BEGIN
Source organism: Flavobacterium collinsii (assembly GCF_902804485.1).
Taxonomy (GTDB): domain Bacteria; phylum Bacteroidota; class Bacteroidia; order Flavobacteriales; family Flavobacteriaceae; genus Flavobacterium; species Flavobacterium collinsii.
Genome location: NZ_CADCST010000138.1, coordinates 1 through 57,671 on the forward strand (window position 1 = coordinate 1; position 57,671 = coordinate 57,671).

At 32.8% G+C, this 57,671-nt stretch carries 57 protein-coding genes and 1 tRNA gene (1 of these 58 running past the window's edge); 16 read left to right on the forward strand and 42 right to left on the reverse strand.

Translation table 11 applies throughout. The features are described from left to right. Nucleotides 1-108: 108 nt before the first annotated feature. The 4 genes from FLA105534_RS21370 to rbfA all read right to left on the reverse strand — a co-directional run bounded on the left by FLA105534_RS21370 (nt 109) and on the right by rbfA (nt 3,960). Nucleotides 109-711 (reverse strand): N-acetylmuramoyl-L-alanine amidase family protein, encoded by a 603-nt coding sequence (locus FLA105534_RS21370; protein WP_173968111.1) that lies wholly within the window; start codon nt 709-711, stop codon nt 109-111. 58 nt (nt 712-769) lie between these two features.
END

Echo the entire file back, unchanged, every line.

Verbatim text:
Source organism: Flavobacterium collinsii (assembly GCF_902804485.1).
Taxonomy (GTDB): domain Bacteria; phylum Bacteroidota; class Bacteroidia; order Flavobacteriales; family Flavobacteriaceae; genus Flavobacterium; species Flavobacterium collinsii.
Genome location: NZ_CADCST010000138.1, coordinates 1 through 57,671 on the forward strand (window position 1 = coordinate 1; position 57,671 = coordinate 57,671).

At 32.8% G+C, this 57,671-nt stretch carries 57 protein-coding genes and 1 tRNA gene (1 of these 58 running past the window's edge); 16 read left to right on the forward strand and 42 right to left on the reverse strand.

Translation table 11 applies throughout. The features are described from left to right. Nucleotides 1-108: 108 nt before the first annotated feature. The 4 genes from FLA105534_RS21370 to rbfA all read right to left on the reverse strand — a co-directional run bounded on the left by FLA105534_RS21370 (nt 109) and on the right by rbfA (nt 3,960). Nucleotides 109-711 (reverse strand): N-acetylmuramoyl-L-alanine amidase family protein, encoded by a 603-nt coding sequence (locus FLA105534_RS21370; protein WP_173968111.1) that lies wholly within the window; start codon nt 709-711, stop codon nt 109-111. 58 nt (nt 712-769) lie between these two features.